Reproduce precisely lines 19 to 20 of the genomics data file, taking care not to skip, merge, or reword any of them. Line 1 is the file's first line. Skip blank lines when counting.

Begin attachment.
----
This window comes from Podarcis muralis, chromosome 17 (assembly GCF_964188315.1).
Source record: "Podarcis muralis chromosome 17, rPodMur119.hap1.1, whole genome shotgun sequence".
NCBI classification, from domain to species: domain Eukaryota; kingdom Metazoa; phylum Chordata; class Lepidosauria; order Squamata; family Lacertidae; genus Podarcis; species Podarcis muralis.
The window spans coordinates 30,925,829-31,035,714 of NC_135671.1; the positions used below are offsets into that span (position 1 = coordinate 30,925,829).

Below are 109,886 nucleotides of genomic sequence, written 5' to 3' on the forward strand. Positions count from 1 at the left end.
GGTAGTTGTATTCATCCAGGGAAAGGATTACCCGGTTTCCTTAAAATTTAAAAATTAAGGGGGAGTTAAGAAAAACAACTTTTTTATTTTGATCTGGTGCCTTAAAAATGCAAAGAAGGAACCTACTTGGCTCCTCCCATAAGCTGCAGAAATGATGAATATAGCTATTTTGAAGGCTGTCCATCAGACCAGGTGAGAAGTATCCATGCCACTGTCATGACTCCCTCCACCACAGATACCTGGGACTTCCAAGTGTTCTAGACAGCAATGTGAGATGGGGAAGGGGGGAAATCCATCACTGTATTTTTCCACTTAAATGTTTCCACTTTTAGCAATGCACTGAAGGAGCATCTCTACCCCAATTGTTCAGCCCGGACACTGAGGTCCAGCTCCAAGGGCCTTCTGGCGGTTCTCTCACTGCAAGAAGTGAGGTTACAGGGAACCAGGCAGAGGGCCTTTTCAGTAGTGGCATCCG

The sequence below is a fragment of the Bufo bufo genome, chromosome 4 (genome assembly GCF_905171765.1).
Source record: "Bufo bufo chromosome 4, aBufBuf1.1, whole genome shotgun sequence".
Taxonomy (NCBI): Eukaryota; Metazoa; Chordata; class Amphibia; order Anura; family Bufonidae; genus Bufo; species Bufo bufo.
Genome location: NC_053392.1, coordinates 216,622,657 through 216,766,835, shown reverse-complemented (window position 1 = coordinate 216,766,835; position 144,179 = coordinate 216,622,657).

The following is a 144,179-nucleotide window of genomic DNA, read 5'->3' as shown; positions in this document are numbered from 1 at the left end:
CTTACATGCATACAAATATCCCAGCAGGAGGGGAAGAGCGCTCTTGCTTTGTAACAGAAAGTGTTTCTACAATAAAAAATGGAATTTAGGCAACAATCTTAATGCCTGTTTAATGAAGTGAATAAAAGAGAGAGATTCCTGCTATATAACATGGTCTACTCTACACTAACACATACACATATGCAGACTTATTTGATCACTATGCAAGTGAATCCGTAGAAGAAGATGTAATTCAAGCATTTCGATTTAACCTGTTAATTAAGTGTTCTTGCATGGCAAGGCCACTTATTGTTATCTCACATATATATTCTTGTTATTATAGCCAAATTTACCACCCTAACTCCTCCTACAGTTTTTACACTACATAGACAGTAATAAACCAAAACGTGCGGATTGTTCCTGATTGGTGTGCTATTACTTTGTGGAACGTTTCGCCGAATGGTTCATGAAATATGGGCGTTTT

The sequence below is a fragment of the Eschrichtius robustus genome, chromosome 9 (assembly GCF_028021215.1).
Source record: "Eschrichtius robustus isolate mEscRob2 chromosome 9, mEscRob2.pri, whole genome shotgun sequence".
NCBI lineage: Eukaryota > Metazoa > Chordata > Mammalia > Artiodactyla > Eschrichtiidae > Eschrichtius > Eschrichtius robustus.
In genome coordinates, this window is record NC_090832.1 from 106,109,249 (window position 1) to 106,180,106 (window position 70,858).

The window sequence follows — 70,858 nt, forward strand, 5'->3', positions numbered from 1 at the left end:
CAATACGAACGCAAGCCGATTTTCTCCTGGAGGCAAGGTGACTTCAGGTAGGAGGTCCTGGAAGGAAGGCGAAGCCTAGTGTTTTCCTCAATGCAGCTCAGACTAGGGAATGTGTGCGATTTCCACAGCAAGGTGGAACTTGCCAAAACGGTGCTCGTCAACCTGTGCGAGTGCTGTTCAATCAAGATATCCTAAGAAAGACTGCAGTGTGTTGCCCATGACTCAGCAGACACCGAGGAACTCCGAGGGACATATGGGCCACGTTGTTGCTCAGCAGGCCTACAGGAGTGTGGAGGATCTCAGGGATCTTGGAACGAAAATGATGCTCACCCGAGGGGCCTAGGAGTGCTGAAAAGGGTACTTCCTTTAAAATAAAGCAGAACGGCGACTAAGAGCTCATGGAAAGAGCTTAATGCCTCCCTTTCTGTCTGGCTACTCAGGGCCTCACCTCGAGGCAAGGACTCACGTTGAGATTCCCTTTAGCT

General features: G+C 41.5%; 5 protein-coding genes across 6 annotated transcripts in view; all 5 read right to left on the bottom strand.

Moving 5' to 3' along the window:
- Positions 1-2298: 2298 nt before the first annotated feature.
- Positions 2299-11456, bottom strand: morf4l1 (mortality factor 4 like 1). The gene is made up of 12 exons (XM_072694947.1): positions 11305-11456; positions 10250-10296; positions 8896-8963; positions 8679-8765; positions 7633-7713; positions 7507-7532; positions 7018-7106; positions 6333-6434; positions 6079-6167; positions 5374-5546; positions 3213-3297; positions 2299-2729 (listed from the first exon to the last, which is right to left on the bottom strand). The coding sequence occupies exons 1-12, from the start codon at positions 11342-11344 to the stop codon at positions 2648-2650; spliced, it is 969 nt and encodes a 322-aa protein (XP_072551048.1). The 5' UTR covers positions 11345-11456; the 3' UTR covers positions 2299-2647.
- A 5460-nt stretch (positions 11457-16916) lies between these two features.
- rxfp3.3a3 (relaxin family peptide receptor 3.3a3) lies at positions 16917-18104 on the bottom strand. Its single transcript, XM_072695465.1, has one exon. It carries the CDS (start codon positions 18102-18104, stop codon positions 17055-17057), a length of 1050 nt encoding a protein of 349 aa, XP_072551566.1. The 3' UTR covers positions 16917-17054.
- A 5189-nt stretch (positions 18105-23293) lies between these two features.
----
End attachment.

General features: G+C 41.5%; 5 protein-coding genes across 6 annotated transcripts in view; all 5 read right to left on the bottom strand.

Moving 5' to 3' along the window: